Closely allied to warnings against moral danger, which are so vivid as sometimes to be almost audible, are the evidences of what may be called spiritual protection. The idea of guardian angels and tutelary deities arose naturally and inevitably. Many who have been astonishingly delivered from spiritual peril have been able to find no other explanation of their escape. Those who receive the confidences of their fellow-men have little difficulty in believing such a story as was once confided to me. An able and prominent man who had, resolutely as he thought, turned from a course of conduct which threatened disaster, found himself drawn toward the evil from which he supposed that he had been forever delivered. The attraction seemed to be resistless. Again and again he was on the verge of falling when the fall would have been ruin. Then something made it morally impossible for him to enter upon the path which he had determined to follow. The means used to dissuade him were various. Sometimes a friend would call, then a duty would intervene, then some obligation would press until, to use his own way of phrasing it,-"it seemed as if some unseen person who could read my thoughts and desires was walking by my side and, as fast as I was in danger of yielding to evil, ordering events so as to prevent me from doing what I wanted to do."

Few men who are trying to live on spiritual levels would hesitate to acknowledge that they have been the subjects of similar protection. The peculiar feature about it all is that the agents used are so often entirely unconscious of the influence which they are exerting. An unseen hand seems to be guiding our moves on the chess-board of life, so as to check us every time that we are inclined to play falsely. I do not mean that all are persuaded toward virtue, but I do mean that enough are protected from moral evil and spiritual peril to justify the belief that such ministries are around all; and that those who choose to do wrong do so in the face of spiritual appeals which, if they would but give them heed, would make resistance of evil easy and successful. If any one who reads these words doubts my conclusions, let him study his own life, with a little care, and learn for himself whether there are not many hours in which he is almost persuaded to accept the ancient doctrine of guardian angels.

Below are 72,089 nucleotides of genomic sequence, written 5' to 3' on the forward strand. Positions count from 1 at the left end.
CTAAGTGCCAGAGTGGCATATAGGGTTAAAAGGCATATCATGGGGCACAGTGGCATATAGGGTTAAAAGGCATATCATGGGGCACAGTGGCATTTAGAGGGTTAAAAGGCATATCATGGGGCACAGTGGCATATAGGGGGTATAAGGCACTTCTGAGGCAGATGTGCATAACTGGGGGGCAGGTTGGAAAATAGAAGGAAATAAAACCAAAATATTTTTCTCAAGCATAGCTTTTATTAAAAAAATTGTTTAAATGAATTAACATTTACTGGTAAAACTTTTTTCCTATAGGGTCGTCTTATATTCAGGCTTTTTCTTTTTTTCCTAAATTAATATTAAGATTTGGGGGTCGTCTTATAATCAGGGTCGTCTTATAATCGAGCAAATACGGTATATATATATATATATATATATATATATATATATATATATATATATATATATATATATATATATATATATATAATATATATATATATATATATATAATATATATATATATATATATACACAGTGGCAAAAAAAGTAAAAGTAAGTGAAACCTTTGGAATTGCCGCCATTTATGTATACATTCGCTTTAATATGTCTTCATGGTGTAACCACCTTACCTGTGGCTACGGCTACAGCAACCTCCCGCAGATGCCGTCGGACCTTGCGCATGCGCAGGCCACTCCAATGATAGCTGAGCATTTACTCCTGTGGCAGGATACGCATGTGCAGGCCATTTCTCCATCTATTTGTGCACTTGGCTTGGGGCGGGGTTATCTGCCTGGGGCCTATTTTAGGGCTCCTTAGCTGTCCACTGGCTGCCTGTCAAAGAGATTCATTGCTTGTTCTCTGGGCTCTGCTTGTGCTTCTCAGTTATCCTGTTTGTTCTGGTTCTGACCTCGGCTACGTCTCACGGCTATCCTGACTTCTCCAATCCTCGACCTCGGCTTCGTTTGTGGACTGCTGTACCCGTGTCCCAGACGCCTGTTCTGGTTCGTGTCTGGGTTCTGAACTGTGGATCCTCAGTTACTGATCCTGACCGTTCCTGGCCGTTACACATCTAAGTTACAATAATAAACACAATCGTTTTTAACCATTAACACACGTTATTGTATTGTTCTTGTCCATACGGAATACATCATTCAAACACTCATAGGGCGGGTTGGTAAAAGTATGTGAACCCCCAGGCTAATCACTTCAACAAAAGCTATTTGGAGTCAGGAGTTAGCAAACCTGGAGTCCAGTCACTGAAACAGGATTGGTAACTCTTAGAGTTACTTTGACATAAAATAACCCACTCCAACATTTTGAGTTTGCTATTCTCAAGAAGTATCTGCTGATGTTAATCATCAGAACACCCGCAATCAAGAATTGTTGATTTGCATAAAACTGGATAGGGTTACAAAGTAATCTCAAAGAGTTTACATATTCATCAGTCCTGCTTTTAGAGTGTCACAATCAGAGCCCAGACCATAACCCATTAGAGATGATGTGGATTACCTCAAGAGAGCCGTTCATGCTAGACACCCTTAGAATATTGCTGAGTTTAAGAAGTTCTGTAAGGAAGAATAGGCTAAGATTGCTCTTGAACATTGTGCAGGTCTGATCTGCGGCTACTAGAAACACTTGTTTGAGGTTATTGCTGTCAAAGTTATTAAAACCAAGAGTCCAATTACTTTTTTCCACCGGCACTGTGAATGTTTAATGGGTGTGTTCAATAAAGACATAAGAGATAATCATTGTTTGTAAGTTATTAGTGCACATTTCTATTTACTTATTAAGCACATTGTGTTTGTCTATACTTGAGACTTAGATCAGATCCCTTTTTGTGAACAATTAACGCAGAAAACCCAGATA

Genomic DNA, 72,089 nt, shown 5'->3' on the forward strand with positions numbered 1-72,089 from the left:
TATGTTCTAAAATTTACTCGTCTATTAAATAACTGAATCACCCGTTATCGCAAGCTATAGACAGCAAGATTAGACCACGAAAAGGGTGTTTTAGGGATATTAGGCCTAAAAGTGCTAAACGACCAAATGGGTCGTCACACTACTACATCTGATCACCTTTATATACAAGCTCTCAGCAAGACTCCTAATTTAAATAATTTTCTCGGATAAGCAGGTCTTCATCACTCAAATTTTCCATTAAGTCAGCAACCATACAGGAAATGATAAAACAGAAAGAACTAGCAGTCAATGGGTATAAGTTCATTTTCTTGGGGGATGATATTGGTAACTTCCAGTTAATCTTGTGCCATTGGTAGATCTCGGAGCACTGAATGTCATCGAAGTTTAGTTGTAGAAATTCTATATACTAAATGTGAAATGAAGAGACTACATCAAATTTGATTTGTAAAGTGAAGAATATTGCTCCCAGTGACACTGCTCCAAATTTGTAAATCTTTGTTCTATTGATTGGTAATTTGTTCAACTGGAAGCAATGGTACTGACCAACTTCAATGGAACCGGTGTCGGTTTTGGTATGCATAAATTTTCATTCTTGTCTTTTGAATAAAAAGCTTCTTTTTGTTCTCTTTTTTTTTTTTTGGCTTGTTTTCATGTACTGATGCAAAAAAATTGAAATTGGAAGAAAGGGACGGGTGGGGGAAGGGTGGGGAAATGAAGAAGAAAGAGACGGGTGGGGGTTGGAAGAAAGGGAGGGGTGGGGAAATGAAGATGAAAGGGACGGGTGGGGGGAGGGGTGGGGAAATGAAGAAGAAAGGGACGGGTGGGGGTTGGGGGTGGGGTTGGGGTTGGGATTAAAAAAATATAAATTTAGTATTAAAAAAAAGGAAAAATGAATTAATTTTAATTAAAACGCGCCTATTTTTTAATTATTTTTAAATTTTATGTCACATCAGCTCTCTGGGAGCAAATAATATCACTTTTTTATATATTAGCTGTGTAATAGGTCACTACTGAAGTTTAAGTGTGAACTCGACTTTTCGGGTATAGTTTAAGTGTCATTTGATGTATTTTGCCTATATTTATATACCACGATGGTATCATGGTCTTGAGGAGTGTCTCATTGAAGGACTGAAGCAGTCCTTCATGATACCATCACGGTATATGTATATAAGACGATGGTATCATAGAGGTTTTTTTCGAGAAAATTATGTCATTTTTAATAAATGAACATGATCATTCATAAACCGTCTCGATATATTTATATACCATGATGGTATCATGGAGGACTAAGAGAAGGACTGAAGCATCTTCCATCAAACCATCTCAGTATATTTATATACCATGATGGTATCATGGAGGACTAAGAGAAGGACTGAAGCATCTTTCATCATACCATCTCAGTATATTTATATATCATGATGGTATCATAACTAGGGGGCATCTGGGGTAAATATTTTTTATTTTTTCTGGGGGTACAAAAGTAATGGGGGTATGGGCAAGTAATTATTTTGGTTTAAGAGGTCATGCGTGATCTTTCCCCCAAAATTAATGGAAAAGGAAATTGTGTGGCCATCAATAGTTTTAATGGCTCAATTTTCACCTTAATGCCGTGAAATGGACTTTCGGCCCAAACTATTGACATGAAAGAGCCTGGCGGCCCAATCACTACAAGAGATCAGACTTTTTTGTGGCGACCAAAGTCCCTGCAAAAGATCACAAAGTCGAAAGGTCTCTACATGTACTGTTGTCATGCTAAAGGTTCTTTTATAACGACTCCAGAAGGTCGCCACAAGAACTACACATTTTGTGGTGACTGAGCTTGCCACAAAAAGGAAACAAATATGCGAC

This phase of the spiritual experience is rendered still more vivid when we remember that the souls of men are perpetually dissatisfied with present attainments, and ever eager in their efforts to explore the unseen. The history of human thought, if it could be written, would show that the mind has never been satisfied with what it has possessed, and that each new glimpse of truth has stimulated still more ardent inquiry. The more it is pondered the more impressive this fact becomes. The soul seems to have had just before it, in all the stages of its development, a spiritual forerunner opening a way into larger and fairer realms. This consciousness is not akin to a passion for wealth. A man with enormous riches often ceases to acquire, and devotes himself to the enjoyment of what he possesses; but who ever heard of a thoughtful man who felt that he might cease investigating and devote himself to the pleasures of knowledge? Such instances there may have been, but they are not numerous and have never been recorded.

Of course there are many, who in no true sense can be called seekers after truth, who do not trouble themselves with questions about the Unseen. They chew the cud of custom with all the placidity of good-natured oxen. They do not live,-they simply exist. It is possible for any man to shut his eyes to the light, but that does not banish the light. It envelops him, and pours its splendors around him, regardless of his wilful blindness. Millions are so engrossed with selfishness, or animalism, that they catch the accents of no spiritual message, but those appeals are never hushed. The deafness of the multitudes who will not hear does not prove that no voices are calling.